The Market of Extremes
Leonid Boguslavsky, chairman of ru-Net’s Board of Directors and one of the richest businessmen in Russia, actively invests in Indian Internet companies. The global investor talks to BRICS Business Magazine about the peculiarities of the market and the difference in mentalities.
On market waves
Market invests in scale. And it is interestingly arranged: It gets easily excited, an investment boom starts, and then recession takes place just as quickly, which is disappointing. Such ‘up-and-down’ waves have occurred two or three times in the past six years. During the ‘period of excitement’, funds and investors are ready to sign agreements of intent within literally a week of the first meeting with the company. You can hardly find anybody to spend significant time researching the companies with due diligence. Investments of $30 million to $50 million may be closed within a month. While, the deal’s corporate documents and conditions are very tough, at the same time, these factors are offset by the unreliability of their implementation.
Everyone thinks that either everyone will lose – and in this case, no protection conditions will help – or everybody will win. In the case of the latter, the precautionary conditions will not be necessary. At first, we bargained with companies on every item, but we quickly realized that in the case of success, restrictions will not apply, and in the case of failure, they will not help.
At the stage when a market boom subsides, there comes another extreme: Deals can take eight months, and no one is in a hurry.
On the mentor role
In India, Internet companies are, so to speak, younger. Therefore, we can tell our Indian partners which mistakes to watch out for, what has worked in the past, and what did not work in other markets. In particular, we explain to them that in many business models, one should not forget about the web and should not completely switch to mobile applications, even while keeping in mind that 80% of people use smartphones. We can advise them on how to work with referral models, such as ‘Bring a friend and get a discount or a coupon’. We know what kind of frauds and traps exist here. This experience allows us to communicate with founders of Indian companies, who recognize us as ‘smart money’ and realize that we understand business. Despite Indian peculiarities, all the companies, in principle, fell into the same traps.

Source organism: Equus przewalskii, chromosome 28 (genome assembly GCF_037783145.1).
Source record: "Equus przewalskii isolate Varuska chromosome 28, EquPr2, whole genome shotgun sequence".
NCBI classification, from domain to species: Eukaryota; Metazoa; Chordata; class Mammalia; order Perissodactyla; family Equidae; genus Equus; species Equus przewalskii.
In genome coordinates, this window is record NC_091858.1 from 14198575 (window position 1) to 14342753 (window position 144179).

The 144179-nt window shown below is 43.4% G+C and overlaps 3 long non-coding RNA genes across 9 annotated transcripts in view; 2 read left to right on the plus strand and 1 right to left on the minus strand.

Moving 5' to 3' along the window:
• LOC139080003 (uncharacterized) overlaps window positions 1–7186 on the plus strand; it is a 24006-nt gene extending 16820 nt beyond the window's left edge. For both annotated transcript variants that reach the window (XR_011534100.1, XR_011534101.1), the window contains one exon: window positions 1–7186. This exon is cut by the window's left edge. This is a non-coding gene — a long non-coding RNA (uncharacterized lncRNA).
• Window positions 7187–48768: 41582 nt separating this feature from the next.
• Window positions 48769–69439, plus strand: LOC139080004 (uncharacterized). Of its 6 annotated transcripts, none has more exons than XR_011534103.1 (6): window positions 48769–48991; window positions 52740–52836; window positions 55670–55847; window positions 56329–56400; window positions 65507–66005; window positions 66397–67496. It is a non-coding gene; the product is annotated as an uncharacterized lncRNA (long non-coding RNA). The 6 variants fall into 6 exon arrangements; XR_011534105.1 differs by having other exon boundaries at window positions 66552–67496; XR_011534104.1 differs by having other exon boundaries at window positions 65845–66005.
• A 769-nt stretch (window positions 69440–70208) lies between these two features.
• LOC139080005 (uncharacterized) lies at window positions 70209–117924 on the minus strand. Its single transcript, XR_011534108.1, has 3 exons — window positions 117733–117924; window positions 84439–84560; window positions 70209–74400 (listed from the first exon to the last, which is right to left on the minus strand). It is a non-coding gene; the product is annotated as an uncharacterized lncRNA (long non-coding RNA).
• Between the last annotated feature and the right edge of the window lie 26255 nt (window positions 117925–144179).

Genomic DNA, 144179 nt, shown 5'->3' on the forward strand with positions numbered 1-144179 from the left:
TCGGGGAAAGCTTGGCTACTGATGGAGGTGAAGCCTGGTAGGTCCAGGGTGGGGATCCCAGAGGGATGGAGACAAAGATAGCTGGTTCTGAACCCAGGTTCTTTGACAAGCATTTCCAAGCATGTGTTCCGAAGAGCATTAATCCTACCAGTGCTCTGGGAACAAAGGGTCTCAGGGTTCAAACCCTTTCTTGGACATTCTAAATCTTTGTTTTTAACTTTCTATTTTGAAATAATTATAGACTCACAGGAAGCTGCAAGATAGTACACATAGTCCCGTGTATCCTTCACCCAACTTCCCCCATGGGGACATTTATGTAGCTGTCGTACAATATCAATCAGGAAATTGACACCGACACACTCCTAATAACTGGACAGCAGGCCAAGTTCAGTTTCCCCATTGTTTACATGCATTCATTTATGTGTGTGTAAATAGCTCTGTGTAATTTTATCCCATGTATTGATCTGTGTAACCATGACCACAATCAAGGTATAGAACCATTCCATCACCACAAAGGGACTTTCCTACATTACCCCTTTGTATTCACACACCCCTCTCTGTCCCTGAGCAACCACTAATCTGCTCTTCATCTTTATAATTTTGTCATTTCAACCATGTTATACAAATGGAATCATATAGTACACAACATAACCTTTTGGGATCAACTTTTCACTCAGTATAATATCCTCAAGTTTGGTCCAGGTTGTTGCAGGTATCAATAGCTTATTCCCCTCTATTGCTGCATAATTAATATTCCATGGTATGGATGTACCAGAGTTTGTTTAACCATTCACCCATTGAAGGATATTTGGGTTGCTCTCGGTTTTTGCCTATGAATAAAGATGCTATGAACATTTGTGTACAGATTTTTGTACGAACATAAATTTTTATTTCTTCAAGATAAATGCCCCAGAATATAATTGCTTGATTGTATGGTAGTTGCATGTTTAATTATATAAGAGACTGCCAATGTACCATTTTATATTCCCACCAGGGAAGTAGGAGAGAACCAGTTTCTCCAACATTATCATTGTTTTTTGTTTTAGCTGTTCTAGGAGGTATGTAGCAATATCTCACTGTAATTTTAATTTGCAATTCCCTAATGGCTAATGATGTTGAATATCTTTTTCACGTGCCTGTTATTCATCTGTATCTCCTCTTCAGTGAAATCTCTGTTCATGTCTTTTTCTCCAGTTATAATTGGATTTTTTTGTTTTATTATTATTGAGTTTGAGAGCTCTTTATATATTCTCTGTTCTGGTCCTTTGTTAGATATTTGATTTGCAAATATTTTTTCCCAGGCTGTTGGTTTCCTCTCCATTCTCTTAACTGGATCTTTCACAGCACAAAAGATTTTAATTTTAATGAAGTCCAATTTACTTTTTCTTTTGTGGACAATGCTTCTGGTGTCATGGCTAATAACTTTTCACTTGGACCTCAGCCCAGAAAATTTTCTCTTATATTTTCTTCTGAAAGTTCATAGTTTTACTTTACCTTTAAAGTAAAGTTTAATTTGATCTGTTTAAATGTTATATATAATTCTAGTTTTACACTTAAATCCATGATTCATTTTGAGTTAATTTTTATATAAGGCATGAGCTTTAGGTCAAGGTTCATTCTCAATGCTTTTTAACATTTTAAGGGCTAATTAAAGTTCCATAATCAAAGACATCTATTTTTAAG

On a bright future
Indians are good sellers by nature. This is why everybody, both founders and partners in each particular company, are constantly selling the story of a bright future. They delay bringing bad news until the last moment. One can arrive at a board of directors meeting and find out that the company has run out of money and is unable to pay salaries starting tomorrow – even though you spoke with the founder on the phone before that, and he assured you that everything was fine.
Such is their mentality: They do not like to talk about the bad, and therefore, will tell you that all is well until the very last moment. You will not understand the present situation until you meet in person. It doesn’t work, even if you are a shareholder and you arrange a distance-conference call to find out the situation. Only if you arrive and look the person in the eye is there a chance to determine what is happening. This is why we work in India several days a month.
The market here is open: Information leaks easily, sometimes too much so, and it becomes available to all players. For example, news of our deals has often appeared already at the stage of signing a preliminary agreement.
The current losses of Indian companies have greatly decreased in comparison to what they were in 2012 to 2014. The hype fell in 2015: Everyone started to reduce costs, including the ones on marketing. And yet, 90% of fast-growing businesses did not break even. In general, in five years, we have observed just a couple of break-even companies on the Internet market, and those were small and grew moderately.
Nevertheless, everyone is trying to ‘raise’ capital in advance and to have a stock of money sufficient for a period of at least seven to 10 months. However, the positive side is that investment growth leads to a very large scale, in contrast to Russia, for example, where companies hit a growth ceiling, as they are limited by the market niche in which they work.
On the readiness to change
Another nice Indian feature is that they are quick to react to changes. If they see that the business model has a problem, they are ready to change it immediately. In Russia, this is rarely done; the majority of people will hang back until the very end and say, “No, everything will change soon.” For example, a company in which we invested at an early stage in India, Snapdeal, started with the Groupon model – group discounts. But when they saw that this model had certain limitations, they quickly changed the business model to marketplace stores of goods and services. Today, a wide variety of shops are represented there, from clothes to gadgets. Snapdeal was worth about $170 million in 2012, and the company’s value was estimated at $6.5 billion by the beginning of 2016.
Indians delay bringing bad news until the last moment. You can arrive at a board of directors meeting and find out that the company has run out of money and is unable to pay salaries starting tomorrow – even though you spoke with the founder on the phone before that, and he told you that everything was fine.